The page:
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A Goal is Something You Need to have a Passion About

The Street in the Snow

The Street in the Snow

I’m really bad with long term goals. I know that they’re good to have and that they give one a sense of purpose, but I’m poor at creating them awful at sticking to them.

There are two traps that I tend to fall into.

  1. Moving the deadline backwards. This is all too easily done – if you want to achieve something “in 2 years” it’s all too tempting to retain the idea of “2 years” and forget about the start date and, more importantly, the end date.
    If you’re going to achieve any sort of timed goal then you must set and stick to a deadline.
  2. Failing to plan. Having an idea of something that you want to achieve that is a long way off is a noble thing, but you must work out how you’re going to achieve it. If you don’t then you tend to drift haphazardly doing little bits here and there that are of no real consequence.

Then there is the goal itself. Unless I can see a major benefit for me then I find it hard to get motivated about something for which I have no passion.  If I set a goal then unless it’s something that I really believe in or something that is going to make a profound difference to my life I’m going to have motivational problems.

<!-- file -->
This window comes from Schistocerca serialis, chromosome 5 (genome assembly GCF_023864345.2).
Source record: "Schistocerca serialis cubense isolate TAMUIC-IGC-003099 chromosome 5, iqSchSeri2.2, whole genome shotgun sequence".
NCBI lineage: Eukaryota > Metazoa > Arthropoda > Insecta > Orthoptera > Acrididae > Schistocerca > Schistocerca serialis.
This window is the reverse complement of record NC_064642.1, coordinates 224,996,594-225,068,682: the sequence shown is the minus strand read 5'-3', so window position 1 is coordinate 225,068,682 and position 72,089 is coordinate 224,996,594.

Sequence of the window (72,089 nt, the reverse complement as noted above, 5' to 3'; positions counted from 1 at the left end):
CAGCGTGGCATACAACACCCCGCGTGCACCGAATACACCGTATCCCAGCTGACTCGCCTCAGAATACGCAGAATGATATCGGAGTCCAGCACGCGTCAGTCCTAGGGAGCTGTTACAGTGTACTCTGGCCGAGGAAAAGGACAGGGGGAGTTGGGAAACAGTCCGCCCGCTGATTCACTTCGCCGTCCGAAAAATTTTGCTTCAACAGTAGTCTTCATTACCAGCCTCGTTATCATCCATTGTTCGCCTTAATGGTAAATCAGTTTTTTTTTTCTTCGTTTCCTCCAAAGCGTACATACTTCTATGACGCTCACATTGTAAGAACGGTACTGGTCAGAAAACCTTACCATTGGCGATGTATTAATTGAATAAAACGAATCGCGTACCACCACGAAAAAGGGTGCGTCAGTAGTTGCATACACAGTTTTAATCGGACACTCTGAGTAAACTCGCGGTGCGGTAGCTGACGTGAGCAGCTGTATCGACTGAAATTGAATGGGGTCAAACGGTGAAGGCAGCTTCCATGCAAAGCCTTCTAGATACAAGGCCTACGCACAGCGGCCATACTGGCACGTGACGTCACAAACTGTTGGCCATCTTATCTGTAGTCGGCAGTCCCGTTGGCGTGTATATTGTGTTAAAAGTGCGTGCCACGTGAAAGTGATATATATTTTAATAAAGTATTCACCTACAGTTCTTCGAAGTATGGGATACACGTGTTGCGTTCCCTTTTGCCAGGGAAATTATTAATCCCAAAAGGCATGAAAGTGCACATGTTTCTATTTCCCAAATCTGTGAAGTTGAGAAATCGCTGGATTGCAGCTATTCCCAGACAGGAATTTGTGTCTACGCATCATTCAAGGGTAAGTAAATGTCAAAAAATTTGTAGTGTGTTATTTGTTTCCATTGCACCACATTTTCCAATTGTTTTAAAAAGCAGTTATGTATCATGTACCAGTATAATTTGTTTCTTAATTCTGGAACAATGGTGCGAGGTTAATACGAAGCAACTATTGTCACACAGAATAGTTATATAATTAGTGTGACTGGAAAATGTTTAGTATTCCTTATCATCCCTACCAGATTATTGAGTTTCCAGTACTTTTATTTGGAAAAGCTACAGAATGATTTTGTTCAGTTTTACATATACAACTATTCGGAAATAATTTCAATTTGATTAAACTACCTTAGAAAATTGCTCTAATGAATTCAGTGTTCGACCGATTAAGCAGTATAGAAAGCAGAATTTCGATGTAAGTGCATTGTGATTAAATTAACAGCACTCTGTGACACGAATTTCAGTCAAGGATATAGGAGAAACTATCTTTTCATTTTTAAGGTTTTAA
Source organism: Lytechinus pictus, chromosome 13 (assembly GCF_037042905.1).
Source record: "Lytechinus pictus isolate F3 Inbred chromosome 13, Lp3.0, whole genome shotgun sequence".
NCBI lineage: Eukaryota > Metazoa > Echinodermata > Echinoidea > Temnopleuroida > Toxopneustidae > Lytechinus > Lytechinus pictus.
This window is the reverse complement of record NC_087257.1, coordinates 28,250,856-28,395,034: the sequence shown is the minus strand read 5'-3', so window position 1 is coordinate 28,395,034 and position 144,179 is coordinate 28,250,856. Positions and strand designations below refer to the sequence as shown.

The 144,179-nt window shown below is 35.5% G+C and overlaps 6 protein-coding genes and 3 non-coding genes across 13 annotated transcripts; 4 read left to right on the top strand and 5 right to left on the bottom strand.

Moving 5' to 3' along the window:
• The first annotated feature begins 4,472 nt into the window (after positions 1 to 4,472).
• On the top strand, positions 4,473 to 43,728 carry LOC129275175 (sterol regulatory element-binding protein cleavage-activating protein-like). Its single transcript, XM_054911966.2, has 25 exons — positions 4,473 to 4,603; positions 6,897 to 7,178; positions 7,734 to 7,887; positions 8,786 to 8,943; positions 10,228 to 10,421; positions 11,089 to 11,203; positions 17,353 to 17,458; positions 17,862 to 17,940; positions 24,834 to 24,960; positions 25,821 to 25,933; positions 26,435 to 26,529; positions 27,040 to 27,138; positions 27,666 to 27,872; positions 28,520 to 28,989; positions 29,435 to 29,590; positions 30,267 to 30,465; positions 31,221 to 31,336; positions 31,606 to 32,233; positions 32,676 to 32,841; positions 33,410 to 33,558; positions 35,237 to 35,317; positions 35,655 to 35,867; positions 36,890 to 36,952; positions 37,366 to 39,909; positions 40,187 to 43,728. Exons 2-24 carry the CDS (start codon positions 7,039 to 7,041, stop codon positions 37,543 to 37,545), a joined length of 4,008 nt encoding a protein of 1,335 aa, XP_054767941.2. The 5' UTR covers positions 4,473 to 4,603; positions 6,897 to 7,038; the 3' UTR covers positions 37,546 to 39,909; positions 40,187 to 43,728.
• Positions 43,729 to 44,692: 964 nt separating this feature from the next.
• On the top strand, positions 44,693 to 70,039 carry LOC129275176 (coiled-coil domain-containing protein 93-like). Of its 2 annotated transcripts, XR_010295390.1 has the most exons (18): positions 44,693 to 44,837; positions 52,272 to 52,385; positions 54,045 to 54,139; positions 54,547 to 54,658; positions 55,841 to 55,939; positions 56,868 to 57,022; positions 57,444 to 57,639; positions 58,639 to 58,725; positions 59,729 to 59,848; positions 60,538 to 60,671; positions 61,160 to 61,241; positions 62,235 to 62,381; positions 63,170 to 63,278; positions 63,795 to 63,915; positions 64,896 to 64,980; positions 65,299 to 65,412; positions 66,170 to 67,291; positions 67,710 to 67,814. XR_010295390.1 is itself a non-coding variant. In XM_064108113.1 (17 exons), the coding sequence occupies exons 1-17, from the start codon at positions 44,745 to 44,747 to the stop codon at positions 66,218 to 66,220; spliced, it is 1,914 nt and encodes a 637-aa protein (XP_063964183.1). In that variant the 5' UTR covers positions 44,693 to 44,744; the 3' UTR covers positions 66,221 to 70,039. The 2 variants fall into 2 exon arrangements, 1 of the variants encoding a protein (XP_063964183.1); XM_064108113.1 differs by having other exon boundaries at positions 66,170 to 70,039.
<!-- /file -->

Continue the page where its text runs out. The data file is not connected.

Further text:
Despite the above I have a pretty good track record of achieving goals, and how I do it is really quite simple.

Step 1 is to sort the wheat from the chaff. What goals are actually important to you? A common mistake is to set goals of things you think you should achieve rather than things that you actually want to achieve. The difference can be subtle: career advice might tell you that you should be looking for a promotion in 5 years but if you like your job, if you’re earning enough to fulfil your future plans then you heart isn’t going to be in it. If you have a passion for horse-riding and you really, really want your own horse but you can’t afford it then you have a good driver to get a promotion, but the goal here is not the promotion but the horse. The promotion (or change of job) is just the means.